It's tough to keep on top of the constantly shifting roles and trends of chefs and restaurants, even for those who interview them. This year, the chefs and business owners on Grillaxin' threw us for a loop, moving from one restaurant to another and shaking up the food world with their news and candor. Food lovers mourned as beloved restaurants and pop ups closed up shop, and cheered on their favorite chefs as new opportunities led to more options for local diners. Change is dreaded by many and welcomed by some, but with New Year's resolutions set, we can look to the past interviews of these movers and shakers for ways to gracefully approach the steps ahead.
Photo by Geoffrey Smith
|Ful Medames and other dishes by Taylor Cheney|
Update: Cheney now lives in Cairo, Egypt and has stuck to her pledge of eating something new every day, and learning from the local ladies. She is loving life, and expanding her repertoire of dishes to include temeya (falafel), fatayer (a stuffed pastry), and a surprising Egyptian favorite, macaroni béchamel.
Chef Mike Robertshaw charmed Belltown by opening Local 360. Shortly after the interview, Robertshaw, regarded by many chefs in the industry as the one to call was surprisingly handed the pink slip.
Photo by Tiffany Ran
Update: Ever the workaholic, Robertshaw bounced back quickly after the layoff, and jumped on to help Matt Lewis open Roux. Last reported by Yahoo! Travel's "Food Truck 411", Roux's opening was delayed to 2013. Something to look forward to.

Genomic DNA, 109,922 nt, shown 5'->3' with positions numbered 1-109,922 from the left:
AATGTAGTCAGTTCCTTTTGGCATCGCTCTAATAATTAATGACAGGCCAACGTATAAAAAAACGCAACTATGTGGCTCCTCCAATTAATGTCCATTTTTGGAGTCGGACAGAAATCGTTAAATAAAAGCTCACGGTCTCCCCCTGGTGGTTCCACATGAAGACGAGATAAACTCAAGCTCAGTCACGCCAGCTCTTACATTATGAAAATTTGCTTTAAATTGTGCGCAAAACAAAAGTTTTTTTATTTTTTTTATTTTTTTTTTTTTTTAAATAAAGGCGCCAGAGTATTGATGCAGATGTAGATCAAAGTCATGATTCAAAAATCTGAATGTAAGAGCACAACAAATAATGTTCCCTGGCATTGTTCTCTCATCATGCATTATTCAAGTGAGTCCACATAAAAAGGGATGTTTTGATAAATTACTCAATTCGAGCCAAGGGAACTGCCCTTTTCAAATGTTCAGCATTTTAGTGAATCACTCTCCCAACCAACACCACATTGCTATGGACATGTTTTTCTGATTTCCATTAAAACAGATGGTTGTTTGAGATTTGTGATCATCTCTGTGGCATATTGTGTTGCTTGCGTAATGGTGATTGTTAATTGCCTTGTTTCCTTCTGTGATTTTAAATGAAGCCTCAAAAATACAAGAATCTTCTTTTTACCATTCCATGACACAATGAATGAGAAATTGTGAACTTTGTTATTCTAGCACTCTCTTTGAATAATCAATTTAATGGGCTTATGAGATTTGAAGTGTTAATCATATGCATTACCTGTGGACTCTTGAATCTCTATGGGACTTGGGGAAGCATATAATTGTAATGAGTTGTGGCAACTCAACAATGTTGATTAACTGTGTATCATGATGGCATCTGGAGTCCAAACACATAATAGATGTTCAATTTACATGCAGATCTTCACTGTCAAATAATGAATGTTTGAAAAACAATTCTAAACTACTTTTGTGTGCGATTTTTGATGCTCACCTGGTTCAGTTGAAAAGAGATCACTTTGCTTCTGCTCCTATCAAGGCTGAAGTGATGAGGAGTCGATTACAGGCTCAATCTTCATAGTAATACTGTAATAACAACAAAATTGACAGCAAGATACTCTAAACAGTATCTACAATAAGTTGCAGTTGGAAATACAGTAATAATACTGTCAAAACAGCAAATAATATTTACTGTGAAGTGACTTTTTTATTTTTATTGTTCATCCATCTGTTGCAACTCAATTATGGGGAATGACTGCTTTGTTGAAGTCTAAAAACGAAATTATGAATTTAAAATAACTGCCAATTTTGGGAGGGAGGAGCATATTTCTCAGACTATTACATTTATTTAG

Update: The sassy donut queen maintains her composure at the throne of her donut-teriyaki-laundromat establishment, where her sass helps her deal with well-intentioned felons and a slew of interesting characters from the neighborhood.
Marjorie chef Lauri Carter broke all our hearts when announcing over Grillaxin' that she was on her way out of the restaurant kitchen. At the time of her interview, she was giving herself two months to transition out of Marjorie into her new calling.
Update: Now working as a real estate agent, Carter is enjoying a busy holiday season, and having more time to cook and enjoy more dinners at home with her husband.
Chef Matt Fortner shocked the food scene with a candid interview about his departure from How to Cook a Wolf. Concluding the interview, he spoke of embracing the freedom to craft creative dishes, and landing somewhere where he can stay for the long run.
Update: Since the interview, Seattle Met reports that Fortner joined the Tom Douglas camp as one of six "rovers," helping out in various Tom Douglas kitchens, possibly with the upcoming opening of Douglas' falafel shop.
Quirky, exuberant chef Zephyr Paquette inspired us with the story behind the birth of her Capitol Hill space, Skelly and the Bean. From foster homes to restaurant kitchens, Paquette opened her own restaurant with the help and support of many community members.
Photo by Tiffany Ran